My daughter has used the resources of art and acting, subterfuge and analysis, shape-shifting and crafting to come to terms with the madness that's all around us.

19 February 2012

18 February 2012

Time and chance

“I returned, and saw under the sun, that the race is not to the swift, nor the battle to the strong, neither yet bread to the wise, nor yet riches to men of understanding, nor yet favour to men of skill; but time and chance happeneth to them all.” - Ecclesiastes 9:11

17 February 2012

Tornadoes bigger than the Earth

NASA video of tornadoes on the surface of the sun.


PRIME from thismustbetheplace on Vimeo.

15 February 2012

Wuthering Heights

Death's Warning

I looked upon the old walls of my land —
Once they were strong, and now they fall away.
Tired with the march of age, thy may not stay —
Their strength has vanished, and they scarcely stand.
I went out to the fields, and from the sand
The sun drank up the brooks that broke to play
And drank the crying flocks that stole the day
From off the mountain with their shadowy band.

I went into my house, and there I found
The rotted leavings of an ancient race:
I found my staff more twisted and less sound,
I felt my sword that crumbled in the breath
Of age, and saw no thing in all the place
That did not seem a harbinger of death.

red, white and seed



Dillinger Gang's Weapons

12 February 2012

Good day

My current acting teacher, Jennifer, told this story during our class.

A famous writer, Pulitzer winner, lets it be known he was going into therapy the next day.

A friend asks him why he was going to visit a shrink.

"I want to kill myself."


"Because yesterday I had a good day."

Bad Girls

09 February 2012

What you're looking for

So, Blogger lets you see the search terms people use to arrive at your blog. This is today's list.


Betsy von Furstenberg by Stanley Kubrick



America's most literate cities

Washington is America's most literate city, again - CNN.com: "America's Most Literate Cities in 2011:
1. Washington
2. Seattle
3. Minneapolis
4. Atlanta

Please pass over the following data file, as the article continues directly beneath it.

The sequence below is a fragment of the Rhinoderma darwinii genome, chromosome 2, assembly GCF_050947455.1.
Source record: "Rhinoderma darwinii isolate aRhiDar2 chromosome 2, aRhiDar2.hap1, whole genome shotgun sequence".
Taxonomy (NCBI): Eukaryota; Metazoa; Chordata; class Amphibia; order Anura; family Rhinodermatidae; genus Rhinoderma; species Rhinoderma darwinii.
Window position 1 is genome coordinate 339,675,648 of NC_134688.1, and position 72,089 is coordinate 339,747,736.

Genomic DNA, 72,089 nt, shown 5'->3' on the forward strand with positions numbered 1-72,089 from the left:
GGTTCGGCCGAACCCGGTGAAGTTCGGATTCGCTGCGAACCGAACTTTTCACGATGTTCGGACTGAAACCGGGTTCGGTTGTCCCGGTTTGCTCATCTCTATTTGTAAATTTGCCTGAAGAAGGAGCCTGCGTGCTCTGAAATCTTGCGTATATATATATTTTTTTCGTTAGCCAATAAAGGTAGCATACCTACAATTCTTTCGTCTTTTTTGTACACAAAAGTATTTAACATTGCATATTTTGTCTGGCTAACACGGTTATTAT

5. Boston
6. Pittsburgh
7. Cincinnati
8. St. Louis
9. San Francisco
10. Denver

New York City didn't make the list. Or Portland. And, please note Easterners: Washington is a state, not a city.

08 February 2012

Vanya research

I'm taking another acting class, which is already much better than the last one. I'm currently working on a scene from Chekhov's Uncle Vanya. In the scene, Astrov, the part I play, tries to persuade Vanya to return a jar of morphine that he stole, presumably with the intention of killing himself. I decided to do a little scrounging around on YouTube.

The results show just how differently the same scene can be interpreted. It never really is the same play.

Uncle Vanya -- Russian movie version, 1986
The scene starts around 2:28
This is a classic, straightforward interpretation.

Andrei Konchalovsky, Tarkovsky's former collaborator who's directed some good movies in Hollywood as well as Russia, recently mounted a production that seriously stretches the conventions of Chekhov, bringing farcical and tragicomic elements forward.

Here's an interview with him, which gives even non-Russian speakers a colorful overview of his take on the play.

Close by were a couple of pretty raw clips of Konchalovsky directing this production. He's direct and pointed with his actors, perhaps even merciless. He's also very precise about the movements and gestures of the players. Clearly, every detail matters. What impressed me -- the way he has his Astrov wipe his boots as he enters the "house" -- just the sort of realism in the midst of the fantasy of the set that makes it vivid to an audience. It brings home the given circumstances -- the muddy yard of a provincial farm -- home in an unfussy, direct and yet beautiful way.

Another time he instructs the actor playing the Professor to not just pick up the apple, but to smell it -- to inhale its scent. The guy asks why. The director responds, so the audience can smell it.

Konchalovsky in rehearsal part 1


 part 2


 Maly Theatre of St. Petersburg -- opening scene with Astrov and Marina. This comes close to how I'd initially imagined a staging of the play. The actors are very good. But I wonder if the classic approach isn't maybe too expected? It makes me wonder: how many straightforward, faithful interpretations of a play does the world need? One per generation?

Still, this Astrov is impeccable.


 Later scene from same production, still Act 1


 Vanya on 42nd Street -- Astrov and Elena
I think this movie's overrated and not at all the definitive version. I object to Mamet's adaptation, which is thoroughly streamlined, and so, completely misses the point of Chekhov. The acting's American, nice and lean and simple, but the whole thing occupies some realm that doesn't quite honor the original text and doesn't really make it to the level of an intelligent re-visioning of the work. It's not horrible, just not as good as you'd think it would be, given the team behind it.

  BBC TV version, 1970 with Anthony Hopkins as Astrov
The scene starts at 1:40:57.
More classicism with great skill -- but, again, are these people Russian? Plus, it suffers from the bell jar quality that plays staged for TV always have -- like butterflies you trap in a jar. Plus, Hopkins is really too young to convey that resigned yet desperately middle-aged character of the good doctor, Astrov.


04 February 2012

RIP Ben Gazarra


Shot over a weekend on an iPhone 4S. You can read more about it on Zacuto.

01 February 2012